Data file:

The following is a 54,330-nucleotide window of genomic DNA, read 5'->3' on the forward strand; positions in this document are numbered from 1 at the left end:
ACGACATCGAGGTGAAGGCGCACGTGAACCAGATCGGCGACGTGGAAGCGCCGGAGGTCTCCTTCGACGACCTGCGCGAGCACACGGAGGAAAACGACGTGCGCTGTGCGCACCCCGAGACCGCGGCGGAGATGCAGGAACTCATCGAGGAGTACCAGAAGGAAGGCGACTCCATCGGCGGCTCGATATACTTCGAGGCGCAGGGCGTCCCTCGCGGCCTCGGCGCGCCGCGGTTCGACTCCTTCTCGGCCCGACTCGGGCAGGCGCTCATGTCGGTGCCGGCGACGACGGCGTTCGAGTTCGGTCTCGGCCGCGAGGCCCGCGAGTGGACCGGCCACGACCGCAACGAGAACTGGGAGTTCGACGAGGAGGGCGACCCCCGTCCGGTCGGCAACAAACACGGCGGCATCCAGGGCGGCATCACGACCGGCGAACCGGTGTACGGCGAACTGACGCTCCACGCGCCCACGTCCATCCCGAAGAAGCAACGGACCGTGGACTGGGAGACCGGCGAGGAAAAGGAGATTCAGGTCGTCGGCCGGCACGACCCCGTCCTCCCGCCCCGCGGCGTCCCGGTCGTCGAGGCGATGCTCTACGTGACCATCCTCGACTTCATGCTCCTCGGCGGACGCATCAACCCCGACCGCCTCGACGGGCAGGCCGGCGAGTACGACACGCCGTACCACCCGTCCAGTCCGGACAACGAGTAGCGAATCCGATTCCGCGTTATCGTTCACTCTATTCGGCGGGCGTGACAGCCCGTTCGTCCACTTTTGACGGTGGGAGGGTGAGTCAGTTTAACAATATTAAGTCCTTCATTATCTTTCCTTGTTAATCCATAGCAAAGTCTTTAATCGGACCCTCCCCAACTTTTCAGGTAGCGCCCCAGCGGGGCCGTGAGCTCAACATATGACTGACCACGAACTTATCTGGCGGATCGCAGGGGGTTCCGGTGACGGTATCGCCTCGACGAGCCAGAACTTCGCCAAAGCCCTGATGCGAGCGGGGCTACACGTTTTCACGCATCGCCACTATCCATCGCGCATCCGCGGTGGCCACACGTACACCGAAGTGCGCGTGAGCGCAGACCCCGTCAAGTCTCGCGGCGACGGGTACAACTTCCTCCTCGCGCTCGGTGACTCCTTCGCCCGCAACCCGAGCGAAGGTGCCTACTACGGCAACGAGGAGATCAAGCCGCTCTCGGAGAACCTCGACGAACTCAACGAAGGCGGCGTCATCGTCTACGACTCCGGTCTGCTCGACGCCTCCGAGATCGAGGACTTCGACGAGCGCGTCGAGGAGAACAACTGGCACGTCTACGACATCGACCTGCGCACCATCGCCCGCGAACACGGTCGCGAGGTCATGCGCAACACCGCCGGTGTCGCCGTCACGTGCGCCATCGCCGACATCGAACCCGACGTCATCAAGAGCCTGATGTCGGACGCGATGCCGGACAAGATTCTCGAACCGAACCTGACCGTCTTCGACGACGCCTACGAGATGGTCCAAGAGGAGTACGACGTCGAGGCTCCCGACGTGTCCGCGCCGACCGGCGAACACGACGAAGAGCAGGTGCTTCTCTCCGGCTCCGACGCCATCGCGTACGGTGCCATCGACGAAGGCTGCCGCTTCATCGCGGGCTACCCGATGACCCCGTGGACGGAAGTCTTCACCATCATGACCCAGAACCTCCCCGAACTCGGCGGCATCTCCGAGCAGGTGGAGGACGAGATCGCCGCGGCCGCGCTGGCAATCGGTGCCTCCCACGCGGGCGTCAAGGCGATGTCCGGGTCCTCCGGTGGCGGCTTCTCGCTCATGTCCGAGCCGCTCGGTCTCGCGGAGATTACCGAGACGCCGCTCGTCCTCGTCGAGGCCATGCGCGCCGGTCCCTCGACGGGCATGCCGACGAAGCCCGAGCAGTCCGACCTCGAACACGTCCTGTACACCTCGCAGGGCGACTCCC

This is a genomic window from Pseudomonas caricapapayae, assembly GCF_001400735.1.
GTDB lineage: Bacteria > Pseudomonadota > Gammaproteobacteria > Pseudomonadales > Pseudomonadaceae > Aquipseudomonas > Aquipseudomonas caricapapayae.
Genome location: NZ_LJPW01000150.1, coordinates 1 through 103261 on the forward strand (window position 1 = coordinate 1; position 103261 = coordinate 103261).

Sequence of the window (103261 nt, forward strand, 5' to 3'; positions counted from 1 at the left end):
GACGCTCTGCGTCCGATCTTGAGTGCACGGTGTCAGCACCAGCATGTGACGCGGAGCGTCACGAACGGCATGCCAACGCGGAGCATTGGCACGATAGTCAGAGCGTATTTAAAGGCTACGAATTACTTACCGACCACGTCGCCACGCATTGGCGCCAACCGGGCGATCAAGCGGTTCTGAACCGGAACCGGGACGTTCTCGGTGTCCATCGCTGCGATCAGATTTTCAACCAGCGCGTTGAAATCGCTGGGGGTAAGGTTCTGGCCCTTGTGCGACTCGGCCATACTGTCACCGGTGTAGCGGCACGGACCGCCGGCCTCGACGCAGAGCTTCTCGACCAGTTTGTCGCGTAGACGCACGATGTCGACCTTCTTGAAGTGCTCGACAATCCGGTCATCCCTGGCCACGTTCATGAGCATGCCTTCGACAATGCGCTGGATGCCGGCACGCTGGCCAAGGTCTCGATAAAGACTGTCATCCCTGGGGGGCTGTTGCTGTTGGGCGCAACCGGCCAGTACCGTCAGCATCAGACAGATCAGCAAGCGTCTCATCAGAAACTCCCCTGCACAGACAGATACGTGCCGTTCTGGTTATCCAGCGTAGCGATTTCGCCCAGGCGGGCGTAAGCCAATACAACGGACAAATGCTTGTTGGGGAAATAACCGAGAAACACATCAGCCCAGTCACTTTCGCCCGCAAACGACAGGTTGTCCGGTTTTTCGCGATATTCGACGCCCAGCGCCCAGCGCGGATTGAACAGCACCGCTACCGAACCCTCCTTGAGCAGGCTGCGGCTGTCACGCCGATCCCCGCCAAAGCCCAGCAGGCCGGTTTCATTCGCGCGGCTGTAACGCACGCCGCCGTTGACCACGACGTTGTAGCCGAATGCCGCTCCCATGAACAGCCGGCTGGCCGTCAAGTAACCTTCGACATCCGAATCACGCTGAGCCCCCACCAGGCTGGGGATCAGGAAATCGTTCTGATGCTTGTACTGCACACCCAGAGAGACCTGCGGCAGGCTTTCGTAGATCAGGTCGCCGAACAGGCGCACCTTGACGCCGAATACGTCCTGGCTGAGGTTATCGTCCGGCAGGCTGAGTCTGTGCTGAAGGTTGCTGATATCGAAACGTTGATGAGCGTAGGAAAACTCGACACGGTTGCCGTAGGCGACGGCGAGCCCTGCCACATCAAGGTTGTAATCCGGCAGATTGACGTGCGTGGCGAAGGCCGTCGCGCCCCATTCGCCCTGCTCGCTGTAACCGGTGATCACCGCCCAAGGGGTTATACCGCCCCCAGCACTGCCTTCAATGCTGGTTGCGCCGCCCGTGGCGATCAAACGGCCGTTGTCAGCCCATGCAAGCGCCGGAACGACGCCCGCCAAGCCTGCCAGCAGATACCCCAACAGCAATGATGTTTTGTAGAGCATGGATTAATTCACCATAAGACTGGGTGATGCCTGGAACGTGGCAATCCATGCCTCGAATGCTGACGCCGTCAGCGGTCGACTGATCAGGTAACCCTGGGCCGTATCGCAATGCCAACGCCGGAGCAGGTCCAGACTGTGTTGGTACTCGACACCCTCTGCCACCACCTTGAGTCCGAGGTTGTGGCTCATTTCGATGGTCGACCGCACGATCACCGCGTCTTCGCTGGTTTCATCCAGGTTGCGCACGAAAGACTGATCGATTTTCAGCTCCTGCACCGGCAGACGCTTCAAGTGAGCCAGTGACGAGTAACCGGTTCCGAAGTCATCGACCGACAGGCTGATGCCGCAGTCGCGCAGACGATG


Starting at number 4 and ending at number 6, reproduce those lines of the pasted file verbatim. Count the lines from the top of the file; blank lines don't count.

GTDB lineage: Bacteria > Pseudomonadota > Gammaproteobacteria > Pseudomonadales > Pseudomonadaceae > Aquipseudomonas > Aquipseudomonas caricapapayae.
Genome location: NZ_LJPW01000150.1, coordinates 1 through 103261 on the forward strand (window position 1 = coordinate 1; position 103261 = coordinate 103261).

Sequence of the window (103261 nt, forward strand, 5' to 3'; positions counted from 1 at the left end):